According to the latest survey from the Content Marketing Institute and Marketing Profs, three quarters of B2B marketers use blogs as part of their inbound marketing plan. Two out of three believe blog posts are effective in driving traffic and acquiring leads. There's a good chance blogging is already part of your overall marketing strategy or soon will be. When writing your posts though, you might want to consider the old saying "if you don't know where you're going any road will get you there." That's because the power of your posts comes in knowing what you're trying to accomplish with each one. Here are three kinds of blog posts that you'll likely want to use.
In this type of post, you're looking to share information about your industry or some aspect of business in general. Focus these posts on enlightening your readers about a new trend or topic. Make it interesting by adding little known facts about a issue that's getting a lot of attention. For example, this post from Dan Singer at Dyntek ties together two highly visible current events: the latest rash of credit card breaches and the release of Apple's new payment system. Both have been widely covered, but Dan discusses how a new technology called tokenization connects the two. Readers will likely come away with broader knowledge of both the Apple Pay system and a possible solution to cyber hacking.
2. Thought Leadership
This takes the informational post a step further by offering an opinion or suggesting an action. They're meant to be thought provoking and offer readers a clear point of view. For example, this post by Ed Marsh of Consilium Global Business Advisors relates a botched inbound marketing effort. He explains about being intrigued enough to sign up for a blog subscription but was totally turned off when he was confronted by an overly legalistic landing page. He goes on to point out the lessons B2B marketers could learn from the debacle. After reading this type of post, readers should know exactly how the author feels (you certainly know how Ed feels!) and should provoke a rethinking of their position on the subject.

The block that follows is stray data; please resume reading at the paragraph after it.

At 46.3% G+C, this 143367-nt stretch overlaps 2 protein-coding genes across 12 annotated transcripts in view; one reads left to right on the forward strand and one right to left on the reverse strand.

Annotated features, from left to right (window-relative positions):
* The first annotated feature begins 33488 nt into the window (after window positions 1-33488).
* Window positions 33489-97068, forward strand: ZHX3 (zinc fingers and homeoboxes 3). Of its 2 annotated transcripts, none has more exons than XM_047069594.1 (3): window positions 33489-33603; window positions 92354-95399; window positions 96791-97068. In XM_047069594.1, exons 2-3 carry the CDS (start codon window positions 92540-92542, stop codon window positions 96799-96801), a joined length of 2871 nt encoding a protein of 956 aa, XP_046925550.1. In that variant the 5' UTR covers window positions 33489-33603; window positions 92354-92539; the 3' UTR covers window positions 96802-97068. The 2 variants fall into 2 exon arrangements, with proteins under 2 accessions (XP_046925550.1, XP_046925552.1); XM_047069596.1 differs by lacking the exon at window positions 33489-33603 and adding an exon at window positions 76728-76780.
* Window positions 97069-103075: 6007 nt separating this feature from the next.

These kinds of posts are important, but they should be used sparingly. They're meant to offer information on a topic but also to have a specific call to action. The goal of these posts is to get the reader to sign up for a webinar, or receive a white paper or ebook. For example, this post from Shaun Pinney at Backupify provides some tips and hints from experienced Salesforce.com administrators. At the end, he offers the reader the complete free eBook on the subject. This type of a post should provide enough information to be interesting even without the call to action. These are effective in building your prospect list, but if they're the only posts you provide, you're not likely to generate much return traffic.
Each of these posts have their place and should be part of your total inbound marketing plan. Using a combination of all of them should help maintain interest and keep your post feed fresh and compelling.
Are you using all three? Which have you found to be most effective?